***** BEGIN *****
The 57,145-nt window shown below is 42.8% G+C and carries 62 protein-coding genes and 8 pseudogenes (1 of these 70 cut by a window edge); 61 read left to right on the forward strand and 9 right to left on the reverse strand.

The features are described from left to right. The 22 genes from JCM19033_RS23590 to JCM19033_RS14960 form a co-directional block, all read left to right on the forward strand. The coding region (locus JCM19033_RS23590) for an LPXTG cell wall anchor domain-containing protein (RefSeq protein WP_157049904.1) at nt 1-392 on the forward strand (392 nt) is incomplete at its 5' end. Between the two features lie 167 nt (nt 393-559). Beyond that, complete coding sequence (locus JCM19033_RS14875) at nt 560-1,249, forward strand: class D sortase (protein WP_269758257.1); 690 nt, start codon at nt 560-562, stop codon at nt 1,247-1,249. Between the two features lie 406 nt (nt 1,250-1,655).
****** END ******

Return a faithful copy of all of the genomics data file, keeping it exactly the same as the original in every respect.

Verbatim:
The 57,145-nt window shown below is 42.8% G+C and carries 62 protein-coding genes and 8 pseudogenes (1 of these 70 cut by a window edge); 61 read left to right on the forward strand and 9 right to left on the reverse strand.

The features are described from left to right. The 22 genes from JCM19033_RS23590 to JCM19033_RS14960 form a co-directional block, all read left to right on the forward strand. The coding region (locus JCM19033_RS23590) for an LPXTG cell wall anchor domain-containing protein (RefSeq protein WP_157049904.1) at nt 1-392 on the forward strand (392 nt) is incomplete at its 5' end. Between the two features lie 167 nt (nt 393-559). Beyond that, complete coding sequence (locus JCM19033_RS14875) at nt 560-1,249, forward strand: class D sortase (protein WP_269758257.1); 690 nt, start codon at nt 560-562, stop codon at nt 1,247-1,249. Between the two features lie 406 nt (nt 1,250-1,655).